Some time ago, I called the attention of the Secretary for War to the case of an old soldier discharged 40 years ago, and now living at Perth, in Western Australia, in the tenth decade of his life. The decision arrived at after inquiry is that this man is to receive a pension of a shilling a day. By some extraordinary mistake, as I think it must be, this man has been directed to apply for payment to the paymaster at Ashton-under-Lyne. Why a centenarian in Western Australia should send to Ashton-under-Lyne I cannot understand. Perhaps if there is a mistake the right hon. Gentleman will have it rectified. At the same time, I would appeal for some better recognition of this man's claim than a shilling a day for the small remnant of his life, seeing that he has been deprived of his pension for nearly half a century.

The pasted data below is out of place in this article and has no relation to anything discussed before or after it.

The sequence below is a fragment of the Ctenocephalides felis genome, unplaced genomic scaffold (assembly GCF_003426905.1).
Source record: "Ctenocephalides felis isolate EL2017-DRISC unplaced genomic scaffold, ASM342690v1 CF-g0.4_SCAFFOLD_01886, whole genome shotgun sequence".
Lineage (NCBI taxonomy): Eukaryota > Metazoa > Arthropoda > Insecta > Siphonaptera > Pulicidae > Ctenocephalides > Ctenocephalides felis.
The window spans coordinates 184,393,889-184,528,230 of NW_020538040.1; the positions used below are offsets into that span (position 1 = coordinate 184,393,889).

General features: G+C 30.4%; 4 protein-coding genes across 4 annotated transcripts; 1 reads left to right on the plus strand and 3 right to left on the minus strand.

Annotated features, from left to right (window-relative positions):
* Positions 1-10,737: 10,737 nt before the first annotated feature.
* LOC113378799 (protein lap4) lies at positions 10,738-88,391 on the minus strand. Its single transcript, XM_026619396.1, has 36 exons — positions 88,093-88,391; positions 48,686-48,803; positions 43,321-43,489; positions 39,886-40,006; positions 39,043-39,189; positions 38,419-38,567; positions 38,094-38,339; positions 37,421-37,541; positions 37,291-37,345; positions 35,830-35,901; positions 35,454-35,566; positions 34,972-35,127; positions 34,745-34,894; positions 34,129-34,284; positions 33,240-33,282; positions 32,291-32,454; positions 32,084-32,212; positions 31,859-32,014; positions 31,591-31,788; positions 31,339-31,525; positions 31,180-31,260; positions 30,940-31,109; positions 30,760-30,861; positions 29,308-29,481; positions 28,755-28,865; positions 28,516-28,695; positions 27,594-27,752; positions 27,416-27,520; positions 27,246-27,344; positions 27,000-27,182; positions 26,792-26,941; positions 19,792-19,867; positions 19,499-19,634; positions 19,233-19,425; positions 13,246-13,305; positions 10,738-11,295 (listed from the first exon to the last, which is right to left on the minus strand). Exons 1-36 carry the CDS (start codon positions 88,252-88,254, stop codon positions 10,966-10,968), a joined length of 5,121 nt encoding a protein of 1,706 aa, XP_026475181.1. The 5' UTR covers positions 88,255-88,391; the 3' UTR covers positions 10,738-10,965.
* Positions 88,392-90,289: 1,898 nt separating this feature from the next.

Several hon. Members have advocated in the interest of the Militia Service that officers retired from the Regular Army should serve with the Militia, and I, from the point of view of the ratepayers, would support that suggestion. By leaps and bounds the expenditure under this head is increasing, and surely it is not too much to ask that the officers to whom we make these liberal payments should render their assistance to the Auxiliary Forces. I was disappointed to hear the right hon. Gentleman say that the inducements held out to retiring officers to join the Militia had not been successful in their object. But he did not indicate any remedy. May I suggest to him the desirability of making service with the Auxiliary Forces for a certain period a condition of retirement?

(5.13.) MR. BRODRICK